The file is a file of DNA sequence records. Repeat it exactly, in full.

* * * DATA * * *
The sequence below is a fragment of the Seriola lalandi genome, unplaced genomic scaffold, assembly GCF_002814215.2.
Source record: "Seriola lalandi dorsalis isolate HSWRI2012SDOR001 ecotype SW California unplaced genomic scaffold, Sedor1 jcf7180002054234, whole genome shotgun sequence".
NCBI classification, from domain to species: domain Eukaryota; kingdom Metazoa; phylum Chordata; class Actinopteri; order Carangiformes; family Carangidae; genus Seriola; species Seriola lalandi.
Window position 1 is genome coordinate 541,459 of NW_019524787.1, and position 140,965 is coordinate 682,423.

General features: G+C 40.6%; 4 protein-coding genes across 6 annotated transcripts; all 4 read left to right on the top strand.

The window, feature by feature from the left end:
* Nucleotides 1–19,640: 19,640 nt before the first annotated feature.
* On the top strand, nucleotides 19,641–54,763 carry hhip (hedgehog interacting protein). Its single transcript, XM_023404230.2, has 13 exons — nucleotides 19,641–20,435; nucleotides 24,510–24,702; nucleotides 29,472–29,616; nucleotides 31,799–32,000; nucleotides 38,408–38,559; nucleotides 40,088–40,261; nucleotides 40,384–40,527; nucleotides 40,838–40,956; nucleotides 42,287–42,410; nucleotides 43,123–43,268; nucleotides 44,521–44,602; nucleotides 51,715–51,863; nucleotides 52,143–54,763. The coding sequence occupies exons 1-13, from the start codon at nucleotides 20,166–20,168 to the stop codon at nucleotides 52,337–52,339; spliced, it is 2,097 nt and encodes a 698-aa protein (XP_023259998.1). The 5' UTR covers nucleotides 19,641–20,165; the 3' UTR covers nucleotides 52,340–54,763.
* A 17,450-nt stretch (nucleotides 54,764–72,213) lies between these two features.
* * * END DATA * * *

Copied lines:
The sequence below is a fragment of the Seriola lalandi genome, unplaced genomic scaffold, assembly GCF_002814215.2.
Source record: "Seriola lalandi dorsalis isolate HSWRI2012SDOR001 ecotype SW California unplaced genomic scaffold, Sedor1 jcf7180002054234, whole genome shotgun sequence".
NCBI classification, from domain to species: domain Eukaryota; kingdom Metazoa; phylum Chordata; class Actinopteri; order Carangiformes; family Carangidae; genus Seriola; species Seriola lalandi.
Window position 1 is genome coordinate 541,459 of NW_019524787.1, and position 140,965 is coordinate 682,423.

General features: G+C 40.6%; 4 protein-coding genes across 6 annotated transcripts; all 4 read left to right on the top strand.

The window, feature by feature from the left end:
* Nucleotides 1–19,640: 19,640 nt before the first annotated feature.
* On the top strand, nucleotides 19,641–54,763 carry hhip (hedgehog interacting protein). Its single transcript, XM_023404230.2, has 13 exons — nucleotides 19,641–20,435; nucleotides 24,510–24,702; nucleotides 29,472–29,616; nucleotides 31,799–32,000; nucleotides 38,408–38,559; nucleotides 40,088–40,261; nucleotides 40,384–40,527; nucleotides 40,838–40,956; nucleotides 42,287–42,410; nucleotides 43,123–43,268; nucleotides 44,521–44,602; nucleotides 51,715–51,863; nucleotides 52,143–54,763. The coding sequence occupies exons 1-13, from the start codon at nucleotides 20,166–20,168 to the stop codon at nucleotides 52,337–52,339; spliced, it is 2,097 nt and encodes a 698-aa protein (XP_023259998.1). The 5' UTR covers nucleotides 19,641–20,165; the 3' UTR covers nucleotides 52,340–54,763.
* A 17,450-nt stretch (nucleotides 54,764–72,213) lies between these two features.